Blood pressure medication If your blood pressure is very high, or making changes to your lifestyle doesn’t lower it enough, your doctor might suggest that you take medication to control it and lower your risk of having a heart attack or stroke. Because you don’t normally feel or notice high blood pressure, it can be easy to forget to take your medication. But because it will help cut your risk, it’s very important to take it in the way your doctor tells you. If you’re already taking medication for high blood pressure, you should still eat well and be active, to keep your risk of a heart attack or stroke as low as it can be.

Bettina’s success story “When the doctor told me I had high blood pressure, at first I wanted to deny it – I just didn’t want to know. But I decided to take control of my life. I took my medication. I started going to aerobics every week. I changed the way I cooked. Instead of cooking Jamaican rice and peas with coconut milk, I used natural yoghurt. I really cut down on the salt. Instead I use herbs and spices as seasoning. I only use salt to deal with snow or ice now! My blood pressure became stable and began to drop. Now I’m looking forward to a healthy future.” Find out more at bhf.org.uk/ten

Find out more To find out more about blood pressure and eating well, being active, and giving up smoking, go to bhf.org.uk/ten or ring the BHF Heart Helpline on 0300 330 3311. Lines are open 9am – 5pm Monday to Friday at a similar cost to 01 or 02 numbers. Your doctor or nurse should also be able to give you more information about things you can do to help lower your blood pressure.

Join us in the fight for every heartbeat For 50 years the British Heart Foundation has been funding life-saving heart research. From babies with heart problems to the mums, dads and grandparents who survive a heart attack, so many people need our help. But we need your support to continue the fight against heart disease. Visit bhf.org.uk to make a donation or find out more.

10 MINUTES TO CHANGE YOUR LIFE Your change challenge

Coronary heart disease is the UK’s single biggest killer. For over 50 years we’ve pioneered research that’s transformed the lives of people living with heart and circulatory conditions. Our work has been central to the discoveries of vital treatments that are changing the fight against heart disease. But so many people still need our help. From babies born with life-threatening heart problems to the many Mums, Dads and Grandparents who survive a heart attack and endure the daily battles of heart failure. Join our fight for every heartbeat in the UK. Every pound raised, minute of your time and donation to our shops will help make a difference to people’s lives.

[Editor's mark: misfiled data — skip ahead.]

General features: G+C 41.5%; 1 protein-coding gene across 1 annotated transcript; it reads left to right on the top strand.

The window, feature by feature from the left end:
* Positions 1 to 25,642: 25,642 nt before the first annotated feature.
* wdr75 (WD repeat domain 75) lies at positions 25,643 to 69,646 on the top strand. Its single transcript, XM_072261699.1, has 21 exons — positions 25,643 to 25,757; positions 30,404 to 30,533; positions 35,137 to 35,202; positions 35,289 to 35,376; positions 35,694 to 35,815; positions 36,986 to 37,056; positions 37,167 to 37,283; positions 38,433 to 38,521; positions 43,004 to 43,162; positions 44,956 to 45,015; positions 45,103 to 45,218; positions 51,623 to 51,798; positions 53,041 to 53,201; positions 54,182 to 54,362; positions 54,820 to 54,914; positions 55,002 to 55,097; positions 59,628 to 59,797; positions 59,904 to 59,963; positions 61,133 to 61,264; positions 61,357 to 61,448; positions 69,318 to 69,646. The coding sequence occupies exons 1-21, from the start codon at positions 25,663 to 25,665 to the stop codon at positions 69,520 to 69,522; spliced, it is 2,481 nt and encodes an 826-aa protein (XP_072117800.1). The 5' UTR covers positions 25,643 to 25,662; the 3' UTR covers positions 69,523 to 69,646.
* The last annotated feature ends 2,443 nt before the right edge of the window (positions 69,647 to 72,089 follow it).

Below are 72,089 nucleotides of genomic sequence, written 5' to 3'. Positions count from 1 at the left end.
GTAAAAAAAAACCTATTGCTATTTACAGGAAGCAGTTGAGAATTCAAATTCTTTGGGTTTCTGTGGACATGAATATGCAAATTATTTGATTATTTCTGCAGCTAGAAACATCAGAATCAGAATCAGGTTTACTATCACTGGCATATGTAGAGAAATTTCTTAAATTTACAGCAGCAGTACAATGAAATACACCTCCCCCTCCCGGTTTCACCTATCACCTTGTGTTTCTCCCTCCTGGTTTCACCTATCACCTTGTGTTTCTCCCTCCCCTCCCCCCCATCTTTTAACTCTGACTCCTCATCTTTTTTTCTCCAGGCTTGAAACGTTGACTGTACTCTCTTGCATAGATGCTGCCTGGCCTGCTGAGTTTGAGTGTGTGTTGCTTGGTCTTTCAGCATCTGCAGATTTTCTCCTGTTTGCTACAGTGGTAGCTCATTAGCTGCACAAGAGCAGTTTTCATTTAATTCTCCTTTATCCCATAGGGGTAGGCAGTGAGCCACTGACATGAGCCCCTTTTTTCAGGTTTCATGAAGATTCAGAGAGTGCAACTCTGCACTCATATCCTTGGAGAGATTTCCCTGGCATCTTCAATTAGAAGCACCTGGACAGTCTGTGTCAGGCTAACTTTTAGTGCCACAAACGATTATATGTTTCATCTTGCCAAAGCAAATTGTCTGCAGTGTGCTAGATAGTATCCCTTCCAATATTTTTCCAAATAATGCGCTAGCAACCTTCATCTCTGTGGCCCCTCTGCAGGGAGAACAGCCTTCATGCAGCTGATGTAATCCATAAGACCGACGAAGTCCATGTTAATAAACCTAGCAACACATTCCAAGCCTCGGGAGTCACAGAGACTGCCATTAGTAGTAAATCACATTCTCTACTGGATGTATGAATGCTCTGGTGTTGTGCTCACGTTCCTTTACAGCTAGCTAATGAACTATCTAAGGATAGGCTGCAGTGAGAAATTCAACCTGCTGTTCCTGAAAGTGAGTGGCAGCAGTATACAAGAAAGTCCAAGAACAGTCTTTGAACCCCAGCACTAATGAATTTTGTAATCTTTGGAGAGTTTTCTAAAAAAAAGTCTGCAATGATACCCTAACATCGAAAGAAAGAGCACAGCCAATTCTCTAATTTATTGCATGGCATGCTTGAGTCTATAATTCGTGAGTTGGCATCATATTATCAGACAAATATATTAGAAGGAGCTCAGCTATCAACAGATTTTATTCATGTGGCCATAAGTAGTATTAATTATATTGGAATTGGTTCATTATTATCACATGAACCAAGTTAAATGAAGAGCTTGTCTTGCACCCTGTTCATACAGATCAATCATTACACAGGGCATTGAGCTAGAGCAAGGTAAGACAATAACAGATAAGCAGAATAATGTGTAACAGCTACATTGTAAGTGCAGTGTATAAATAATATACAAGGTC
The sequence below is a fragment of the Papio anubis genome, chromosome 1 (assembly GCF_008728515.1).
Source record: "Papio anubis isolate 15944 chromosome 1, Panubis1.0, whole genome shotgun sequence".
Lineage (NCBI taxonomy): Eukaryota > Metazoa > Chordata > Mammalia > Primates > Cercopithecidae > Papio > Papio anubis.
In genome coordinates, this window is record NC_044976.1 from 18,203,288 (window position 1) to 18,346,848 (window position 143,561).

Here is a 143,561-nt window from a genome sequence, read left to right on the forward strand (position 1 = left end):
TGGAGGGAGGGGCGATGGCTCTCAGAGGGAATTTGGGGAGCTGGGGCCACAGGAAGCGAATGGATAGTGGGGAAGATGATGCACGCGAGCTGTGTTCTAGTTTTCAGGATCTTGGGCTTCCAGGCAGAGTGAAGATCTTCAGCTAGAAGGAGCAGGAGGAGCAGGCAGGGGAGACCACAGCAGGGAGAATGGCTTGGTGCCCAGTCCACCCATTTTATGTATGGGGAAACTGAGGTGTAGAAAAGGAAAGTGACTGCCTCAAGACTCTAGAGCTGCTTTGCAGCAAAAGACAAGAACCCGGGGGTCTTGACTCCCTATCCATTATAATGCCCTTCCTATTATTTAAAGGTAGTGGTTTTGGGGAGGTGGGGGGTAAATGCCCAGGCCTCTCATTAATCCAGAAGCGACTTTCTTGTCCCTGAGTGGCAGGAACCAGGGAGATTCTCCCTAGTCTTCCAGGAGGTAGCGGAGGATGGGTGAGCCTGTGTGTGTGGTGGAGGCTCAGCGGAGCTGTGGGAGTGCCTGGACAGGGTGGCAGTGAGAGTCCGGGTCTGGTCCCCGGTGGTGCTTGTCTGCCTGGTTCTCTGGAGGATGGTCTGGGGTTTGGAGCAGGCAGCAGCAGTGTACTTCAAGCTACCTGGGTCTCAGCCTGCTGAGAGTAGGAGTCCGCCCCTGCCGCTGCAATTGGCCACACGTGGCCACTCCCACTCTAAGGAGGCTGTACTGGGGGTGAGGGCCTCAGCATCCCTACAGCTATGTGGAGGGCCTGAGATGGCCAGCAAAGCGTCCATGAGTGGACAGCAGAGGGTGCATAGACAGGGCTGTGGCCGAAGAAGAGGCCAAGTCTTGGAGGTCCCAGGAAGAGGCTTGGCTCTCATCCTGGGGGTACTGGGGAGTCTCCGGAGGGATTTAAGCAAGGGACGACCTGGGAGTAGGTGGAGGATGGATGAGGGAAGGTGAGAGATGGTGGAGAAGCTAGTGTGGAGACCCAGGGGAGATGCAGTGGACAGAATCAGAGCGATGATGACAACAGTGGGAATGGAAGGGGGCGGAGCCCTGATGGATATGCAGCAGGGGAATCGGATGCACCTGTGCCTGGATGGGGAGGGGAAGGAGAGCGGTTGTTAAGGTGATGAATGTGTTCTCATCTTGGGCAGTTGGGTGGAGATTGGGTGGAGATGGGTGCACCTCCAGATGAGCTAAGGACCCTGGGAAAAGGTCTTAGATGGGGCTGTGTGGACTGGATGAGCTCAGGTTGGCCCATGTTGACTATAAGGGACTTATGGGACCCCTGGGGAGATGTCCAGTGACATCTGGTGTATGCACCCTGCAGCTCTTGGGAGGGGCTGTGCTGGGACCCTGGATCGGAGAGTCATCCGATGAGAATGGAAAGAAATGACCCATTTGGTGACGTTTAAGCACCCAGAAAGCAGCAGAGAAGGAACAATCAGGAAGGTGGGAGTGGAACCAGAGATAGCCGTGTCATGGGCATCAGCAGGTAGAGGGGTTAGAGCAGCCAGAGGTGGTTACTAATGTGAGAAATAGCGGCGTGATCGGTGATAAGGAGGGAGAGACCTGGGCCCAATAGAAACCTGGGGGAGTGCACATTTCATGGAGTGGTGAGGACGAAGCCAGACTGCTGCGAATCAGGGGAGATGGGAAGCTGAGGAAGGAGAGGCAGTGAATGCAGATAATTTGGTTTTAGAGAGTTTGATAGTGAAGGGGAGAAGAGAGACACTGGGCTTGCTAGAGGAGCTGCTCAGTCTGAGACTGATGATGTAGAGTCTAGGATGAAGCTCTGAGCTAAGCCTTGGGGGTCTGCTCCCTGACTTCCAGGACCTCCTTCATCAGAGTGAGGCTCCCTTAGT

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British Heart Foundation 2014, registered charity in England and Wales (225971) and in Scotland (SC039426) Print code:

10 Minutes to Change Your Life Your challenge

High blood pressure Your 10 minute challenge

Take ten minutes every day for a week to find some areas that you could change to help lower your blood pressure. You’re in control. By taking the time to make small changes to your lifestyle, you can help keep your heart healthy – and change your life.

Day

Check the labels on your food: What foods did you eat this week that said they were high (red) for salt?

Get a move on: Make a note of any time you’re active – anything from walking or gardening to swimming or team sports.

Think about drinks: Make a note of any alcoholic drinks you have

1 2 3 4 5 6 7 At the end of the week, look back over what you did and answer these questions. Did you eat a lot of salty foods during the week?

Were you active every day?

Did you drink more than a standard glass of wine, pint of lager or 2 measures of spirits in one day?

Yes



No  

Choose an area that you’re going to tackle to help lower your blood pressure. Then set yourself a goal and choose a date to complete it by. Example: I will check food labels at the supermarket and if something has a red label for salt l I will try and find something with an orange or green label.

Yes



No  

Yes



No Target date: